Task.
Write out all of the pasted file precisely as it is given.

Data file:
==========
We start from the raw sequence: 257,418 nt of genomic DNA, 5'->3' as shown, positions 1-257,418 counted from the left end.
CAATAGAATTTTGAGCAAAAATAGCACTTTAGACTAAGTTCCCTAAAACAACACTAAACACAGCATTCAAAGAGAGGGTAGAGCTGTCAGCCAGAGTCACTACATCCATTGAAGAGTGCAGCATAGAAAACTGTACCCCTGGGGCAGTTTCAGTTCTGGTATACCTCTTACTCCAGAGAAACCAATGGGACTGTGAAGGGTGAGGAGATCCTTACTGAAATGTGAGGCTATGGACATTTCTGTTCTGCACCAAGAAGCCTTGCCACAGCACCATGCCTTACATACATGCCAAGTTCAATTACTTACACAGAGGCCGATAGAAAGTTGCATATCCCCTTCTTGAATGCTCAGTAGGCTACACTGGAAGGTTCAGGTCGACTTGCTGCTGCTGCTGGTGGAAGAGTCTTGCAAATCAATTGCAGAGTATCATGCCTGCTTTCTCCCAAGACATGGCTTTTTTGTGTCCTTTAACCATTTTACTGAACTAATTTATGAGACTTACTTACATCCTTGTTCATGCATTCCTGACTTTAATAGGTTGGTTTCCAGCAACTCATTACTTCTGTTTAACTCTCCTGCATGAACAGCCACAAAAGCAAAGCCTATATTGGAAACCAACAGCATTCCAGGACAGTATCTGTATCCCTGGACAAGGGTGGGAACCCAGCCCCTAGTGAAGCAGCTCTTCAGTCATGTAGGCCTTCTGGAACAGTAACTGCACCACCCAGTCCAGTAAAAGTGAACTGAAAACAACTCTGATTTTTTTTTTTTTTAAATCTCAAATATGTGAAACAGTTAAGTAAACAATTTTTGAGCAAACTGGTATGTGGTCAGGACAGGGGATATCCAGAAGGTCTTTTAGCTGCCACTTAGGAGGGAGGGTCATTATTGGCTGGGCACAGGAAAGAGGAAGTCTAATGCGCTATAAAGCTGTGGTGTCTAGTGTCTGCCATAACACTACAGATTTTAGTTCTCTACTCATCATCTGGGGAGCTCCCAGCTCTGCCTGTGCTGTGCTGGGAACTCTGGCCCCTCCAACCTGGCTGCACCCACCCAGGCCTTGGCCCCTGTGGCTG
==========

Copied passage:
We start from the raw sequence: 257,418 nt of genomic DNA, 5'->3' as shown, positions 1-257,418 counted from the left end.
CAATAGAATTTTGAGCAAAAATAGCACTTTAGACTAAGTTCCCTAAAACAACACTAAACACAGCATTCAAAGAGAGGGTAGAGCTGTCAGCCAGAGTCACTACATCCATTGAAGAGTGCAGCATAGAAAACTGTACCCCTGGGGCAGTTTCAGTTCTGGTATACCTCTTACTCCAGAGAAACCAATGGGACTGTGAAGGGTGAGGAGATCCTTACTGAAATGTGAGGCTATGGACATTTCTGTTCTGCACCAAGAAGCCTTGCCACAGCACCATGCCTTACATACATGCCAAGTTCAATTACTTACACAGAGGCCGATAGAAAGTTGCATATCCCCTTCTTGAATGCTCAGTAGGCTACACTGGAAGGTTCAGGTCGACTTGCTGCTGCTGCTGGTGGAAGAGTCTTGCAAATCAATTGCAGAGTATCATGCCTGCTTTCTCCCAAGACATGGCTTTTTTGTGTCCTTTAACCATTTTACTGAACTAATTTATGAGACTTACTTACATCCTTGTTCATGCATTCCTGACTTTAATAGGTTGGTTTCCAGCAACTCATTACTTCTGTTTAACTCTCCTGCATGAACAGCCACAAAAGCAAAGCCTATATTGGAAACCAACAGCATTCCAGGACAGTATCTGTATCCCTGGACAAGGGTGGGAACCCAGCCCCTAGTGAAGCAGCTCTTCAGTCATGTAGGCCTTCTGGAACAGTAACTGCACCACCCAGTCCAGTAAAAGTGAACTGAAAACAACTCTGATTTTTTTTTTTTTTAAATCTCAAATATGTGAAACAGTTAAGTAAACAATTTTTGAGCAAACTGGTATGTGGTCAGGACAGGGGATATCCAGAAGGTCTTTTAGCTGCCACTTAGGAGGGAGGGTCATTATTGGCTGGGCACAGGAAAGAGGAAGTCTAATGCGCTATAAAGCTGTGGTGTCTAGTGTCTGCCATAACACTACAGATTTTAGTTCTCTACTCATCATCTGGGGAGCTCCCAGCTCTGCCTGTGCTGTGCTGGGAACTCTGGCCCCTCCAACCTGGCTGCACCCACCCAGGCCTTGGCCCCTGTGGCTG